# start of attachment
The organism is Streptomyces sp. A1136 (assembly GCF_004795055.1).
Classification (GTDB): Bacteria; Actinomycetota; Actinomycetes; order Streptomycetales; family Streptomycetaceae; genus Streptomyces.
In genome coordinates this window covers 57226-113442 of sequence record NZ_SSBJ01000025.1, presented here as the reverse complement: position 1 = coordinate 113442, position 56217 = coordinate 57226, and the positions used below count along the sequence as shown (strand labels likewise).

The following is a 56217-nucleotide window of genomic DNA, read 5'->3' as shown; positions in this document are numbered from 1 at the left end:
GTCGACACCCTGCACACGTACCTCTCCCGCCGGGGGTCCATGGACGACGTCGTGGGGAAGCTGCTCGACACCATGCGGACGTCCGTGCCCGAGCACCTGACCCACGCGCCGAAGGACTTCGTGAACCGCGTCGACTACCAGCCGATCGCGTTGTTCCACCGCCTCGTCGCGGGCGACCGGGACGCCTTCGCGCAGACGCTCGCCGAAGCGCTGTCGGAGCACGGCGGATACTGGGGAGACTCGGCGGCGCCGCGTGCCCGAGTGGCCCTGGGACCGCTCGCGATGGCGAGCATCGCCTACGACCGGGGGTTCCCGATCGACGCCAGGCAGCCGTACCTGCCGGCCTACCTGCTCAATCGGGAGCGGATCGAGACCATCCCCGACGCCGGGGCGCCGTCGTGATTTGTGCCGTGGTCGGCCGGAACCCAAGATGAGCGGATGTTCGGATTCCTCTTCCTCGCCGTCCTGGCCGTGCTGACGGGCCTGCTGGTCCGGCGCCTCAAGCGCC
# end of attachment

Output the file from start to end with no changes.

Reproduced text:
The organism is Streptomyces sp. A1136 (assembly GCF_004795055.1).
Classification (GTDB): Bacteria; Actinomycetota; Actinomycetes; order Streptomycetales; family Streptomycetaceae; genus Streptomyces.
In genome coordinates this window covers 57226-113442 of sequence record NZ_SSBJ01000025.1, presented here as the reverse complement: position 1 = coordinate 113442, position 56217 = coordinate 57226, and the positions used below count along the sequence as shown (strand labels likewise).

The following is a 56217-nucleotide window of genomic DNA, read 5'->3' as shown; positions in this document are numbered from 1 at the left end:
GTCGACACCCTGCACACGTACCTCTCCCGCCGGGGGTCCATGGACGACGTCGTGGGGAAGCTGCTCGACACCATGCGGACGTCCGTGCCCGAGCACCTGACCCACGCGCCGAAGGACTTCGTGAACCGCGTCGACTACCAGCCGATCGCGTTGTTCCACCGCCTCGTCGCGGGCGACCGGGACGCCTTCGCGCAGACGCTCGCCGAAGCGCTGTCGGAGCACGGCGGATACTGGGGAGACTCGGCGGCGCCGCGTGCCCGAGTGGCCCTGGGACCGCTCGCGATGGCGAGCATCGCCTACGACCGGGGGTTCCCGATCGACGCCAGGCAGCCGTACCTGCCGGCCTACCTGCTCAATCGGGAGCGGATCGAGACCATCCCCGACGCCGGGGCGCCGTCGTGATTTGTGCCGTGGTCGGCCGGAACCCAAGATGAGCGGATGTTCGGATTCCTCTTCCTCGCCGTCCTGGCCGTGCTGACGGGCCTGCTGGTCCGGCGCCTCAAGCGCC